Case study of stack SQL optimization: implicit conversion

Time:2021-4-21

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MySQL is one of the most popular relational databases at present. With the rapid development of Internet, MySQL database is widely used in the production system of e-commerce, finance and many other industries.

In the actual development and operation process, we must often encounter the problem of slow SQL. A SQL with poor performance often brings too much performance overhead, which leads to the overuse of the entire operating system resources, and even causes session accumulation, leading to online failure.

In the scenario of SQL tuning, a common problem is implicit type conversion. So what is implicit conversion?

In mysql, when operators are used with different types of operands, type conversion occurs to make operands compatible, and implicit conversion occurs. Implicit transformation often means that the efficiency of SQL execution will be greatly reduced.

Next, the author will combine with several common scenarios to let you know what implicit conversion is and how to deal with the situation of implicit conversion. Please read the following cases.

1、 Implicit conversion caused by inconsistency between passing data type and field type

One of the classic scenarios is the implicit conversion caused by the inconsistency between the data type and the field type, which is also the most common scenario. Here is an example:

1) Scenarios to be optimized

SQL and execution plan are as follows:

select * from dt_t1 where emp_no = 41680;

Case study of stack SQL optimization: implicit conversion

The table index is as follows:

key idx_empno (emp_no)

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2) Scene analysis

From the execution plan, type part: all, full table scan, not IDX_ Empno index. In general, the data type passed may not be consistent with the actual field type. Let’s take a look at the specific table structure.

[email protected] mysql.sock 5.7.28-log :[employees] 14:48:10>desc employees;
Field Type Null Key Default Extra
emp_no varchar(14) NO MUL NULL
birth_date date NO NULL
first_name varchar(14) NO NULL
last_name varchar(16) NO NULL
gender enum(‘M’,’F’) NO NULL
hire_date date NO NULL

6 rows in set (0.00 sec)

In the table structure, we can see that the field type is varchar and the passing field is integer, which makes the implicit conversion unable to follow the index.

3) Scene optimization

The SQL can avoid implicit conversion by simple rewriting, as follows:

select * from dt_t1 where emp_no=’41680′;

When the incoming data is of varchar type consistent with the matching field, the index can be used normally. The optimization effect is as follows:

Case study of stack SQL optimization: implicit conversion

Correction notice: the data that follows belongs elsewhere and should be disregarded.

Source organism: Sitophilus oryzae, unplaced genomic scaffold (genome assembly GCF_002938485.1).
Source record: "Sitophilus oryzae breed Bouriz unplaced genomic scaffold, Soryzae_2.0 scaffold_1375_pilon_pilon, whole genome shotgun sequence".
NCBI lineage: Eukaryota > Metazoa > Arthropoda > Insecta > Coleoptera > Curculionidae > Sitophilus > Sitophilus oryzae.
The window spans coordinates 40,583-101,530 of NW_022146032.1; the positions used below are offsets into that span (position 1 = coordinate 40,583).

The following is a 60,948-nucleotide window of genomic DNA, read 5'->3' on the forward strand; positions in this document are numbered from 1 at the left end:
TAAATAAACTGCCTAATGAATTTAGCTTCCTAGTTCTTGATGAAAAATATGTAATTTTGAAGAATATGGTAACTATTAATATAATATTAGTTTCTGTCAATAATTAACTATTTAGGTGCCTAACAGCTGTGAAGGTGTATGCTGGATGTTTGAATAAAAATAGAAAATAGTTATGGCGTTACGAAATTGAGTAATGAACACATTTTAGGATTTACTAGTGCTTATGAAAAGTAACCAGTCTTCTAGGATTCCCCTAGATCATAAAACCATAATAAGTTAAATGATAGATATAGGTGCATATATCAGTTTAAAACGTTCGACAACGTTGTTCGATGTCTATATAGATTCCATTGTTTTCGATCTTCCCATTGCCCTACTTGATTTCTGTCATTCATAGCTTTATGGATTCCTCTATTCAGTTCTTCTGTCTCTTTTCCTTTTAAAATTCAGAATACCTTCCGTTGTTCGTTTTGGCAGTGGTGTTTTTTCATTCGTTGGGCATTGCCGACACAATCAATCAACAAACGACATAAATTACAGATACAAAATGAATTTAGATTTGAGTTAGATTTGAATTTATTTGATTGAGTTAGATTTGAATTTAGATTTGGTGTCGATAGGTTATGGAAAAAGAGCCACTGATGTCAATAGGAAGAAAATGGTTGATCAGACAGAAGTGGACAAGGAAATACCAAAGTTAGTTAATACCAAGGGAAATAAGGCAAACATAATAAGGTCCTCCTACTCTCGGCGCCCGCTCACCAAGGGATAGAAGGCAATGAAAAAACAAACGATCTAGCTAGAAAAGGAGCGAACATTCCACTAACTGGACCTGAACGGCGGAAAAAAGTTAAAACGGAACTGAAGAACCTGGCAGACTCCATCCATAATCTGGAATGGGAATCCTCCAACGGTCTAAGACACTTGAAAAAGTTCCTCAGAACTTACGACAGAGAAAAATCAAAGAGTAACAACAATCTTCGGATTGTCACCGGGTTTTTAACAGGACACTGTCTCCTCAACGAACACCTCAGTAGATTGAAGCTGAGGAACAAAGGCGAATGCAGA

2、 Implicit conversion caused by inconsistent associated field types

In addition to the constant matching query scenario, when the associated fields of the associated query are inconsistent, there will also be implicit conversion.

one ) Scenarios to be optimized

SELECT count(*) from t1 as a
JOIN t2 b on a.id = b.alipay_order_no ;

2) Scene analysis

From the execution plan, we can see that the driven table B, Extra:Range checked for each record (index map: 0x8)

Generally, when we see range checked for each record (index map: 0x8), it may be an implicit conversion. Let’s see how the official document explains it.

Range checked for each record (index map: N) (JSON property: message)

MySQL found no good index to use, but found that some of indexes might be used after column values from preceding tables are known. For each row combination in the preceding tables, MySQL checks whether it is possible to use a range or index_merge access method to retrieve rows. This is not very fast, but is faster than performing a join with no index at all. The applicability criteria are as described in Section 8.2.1.2, “Range Optimization”, and Section 8.2.1.3, “Index Merge Optimization”, with the exception that all column values for the preceding table are known and considered to be constants.

Indexes are numbered beginning with 1, in the same order as shown by SHOW INDEX for the table. The index map value N is a bitmask value that indicates which indexes are candidates. For example, a value of 0x19 (binary 11001) means that indexes 1, 4, and 5 will be considered.

View the structure of the table below:

CREATE TABLE t2 (
id int(11) NOT NULL AUTO_INCREMENT,
alipay_order_no varchar(45) DEFAULT NULL,
xxxx
PRIMARY KEY (id),
KEY idx_alipay_order_no_temp (alipay_order_no) USING BTREE
) ENGINE=InnoDB AUTO_INCREMENT=2539968 DEFAULT CHARSET=utf8
A total of 1 line of records is returned , It takes 5 ms .
CREATE TABLE t1 (
id bigint(20) NOT NULL,
xxxxxx
PRIMARY KEY (id)
) ENGINE=InnoDB DEFAULT CHARSET=utf8
A total of 1 line of records is returned , It takes 5 ms .